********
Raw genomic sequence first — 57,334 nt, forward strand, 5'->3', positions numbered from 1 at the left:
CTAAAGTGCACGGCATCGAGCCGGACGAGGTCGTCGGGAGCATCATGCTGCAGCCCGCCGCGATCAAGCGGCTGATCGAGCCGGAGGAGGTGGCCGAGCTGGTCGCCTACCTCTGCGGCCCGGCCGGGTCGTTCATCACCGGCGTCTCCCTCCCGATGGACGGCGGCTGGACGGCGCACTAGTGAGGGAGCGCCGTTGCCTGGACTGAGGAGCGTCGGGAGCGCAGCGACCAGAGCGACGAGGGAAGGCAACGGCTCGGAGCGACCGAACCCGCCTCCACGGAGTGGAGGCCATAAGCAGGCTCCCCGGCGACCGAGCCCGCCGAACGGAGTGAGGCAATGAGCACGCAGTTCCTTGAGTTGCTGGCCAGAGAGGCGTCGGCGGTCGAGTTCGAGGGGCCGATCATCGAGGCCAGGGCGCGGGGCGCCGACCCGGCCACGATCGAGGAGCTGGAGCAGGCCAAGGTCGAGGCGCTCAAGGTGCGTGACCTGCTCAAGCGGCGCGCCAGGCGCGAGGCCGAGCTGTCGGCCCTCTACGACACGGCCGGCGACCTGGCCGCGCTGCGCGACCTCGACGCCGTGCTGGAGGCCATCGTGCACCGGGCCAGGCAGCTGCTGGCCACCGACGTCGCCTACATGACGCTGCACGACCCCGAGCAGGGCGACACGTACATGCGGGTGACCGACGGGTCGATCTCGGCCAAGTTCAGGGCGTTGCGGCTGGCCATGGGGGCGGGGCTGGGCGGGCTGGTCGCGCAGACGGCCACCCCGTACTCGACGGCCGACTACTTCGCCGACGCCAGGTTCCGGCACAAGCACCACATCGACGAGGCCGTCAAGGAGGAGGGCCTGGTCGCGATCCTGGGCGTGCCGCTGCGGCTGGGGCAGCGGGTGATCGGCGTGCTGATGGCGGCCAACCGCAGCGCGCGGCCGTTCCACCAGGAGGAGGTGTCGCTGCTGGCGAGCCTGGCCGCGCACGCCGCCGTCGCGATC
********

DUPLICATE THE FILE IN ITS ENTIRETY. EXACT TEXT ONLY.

Raw genomic sequence first — 57,334 nt, forward strand, 5'->3', positions numbered from 1 at the left:
CTAAAGTGCACGGCATCGAGCCGGACGAGGTCGTCGGGAGCATCATGCTGCAGCCCGCCGCGATCAAGCGGCTGATCGAGCCGGAGGAGGTGGCCGAGCTGGTCGCCTACCTCTGCGGCCCGGCCGGGTCGTTCATCACCGGCGTCTCCCTCCCGATGGACGGCGGCTGGACGGCGCACTAGTGAGGGAGCGCCGTTGCCTGGACTGAGGAGCGTCGGGAGCGCAGCGACCAGAGCGACGAGGGAAGGCAACGGCTCGGAGCGACCGAACCCGCCTCCACGGAGTGGAGGCCATAAGCAGGCTCCCCGGCGACCGAGCCCGCCGAACGGAGTGAGGCAATGAGCACGCAGTTCCTTGAGTTGCTGGCCAGAGAGGCGTCGGCGGTCGAGTTCGAGGGGCCGATCATCGAGGCCAGGGCGCGGGGCGCCGACCCGGCCACGATCGAGGAGCTGGAGCAGGCCAAGGTCGAGGCGCTCAAGGTGCGTGACCTGCTCAAGCGGCGCGCCAGGCGCGAGGCCGAGCTGTCGGCCCTCTACGACACGGCCGGCGACCTGGCCGCGCTGCGCGACCTCGACGCCGTGCTGGAGGCCATCGTGCACCGGGCCAGGCAGCTGCTGGCCACCGACGTCGCCTACATGACGCTGCACGACCCCGAGCAGGGCGACACGTACATGCGGGTGACCGACGGGTCGATCTCGGCCAAGTTCAGGGCGTTGCGGCTGGCCATGGGGGCGGGGCTGGGCGGGCTGGTCGCGCAGACGGCCACCCCGTACTCGACGGCCGACTACTTCGCCGACGCCAGGTTCCGGCACAAGCACCACATCGACGAGGCCGTCAAGGAGGAGGGCCTGGTCGCGATCCTGGGCGTGCCGCTGCGGCTGGGGCAGCGGGTGATCGGCGTGCTGATGGCGGCCAACCGCAGCGCGCGGCCGTTCCACCAGGAGGAGGTGTCGCTGCTGGCGAGCCTGGCCGCGCACGCCGCCGTCGCGATC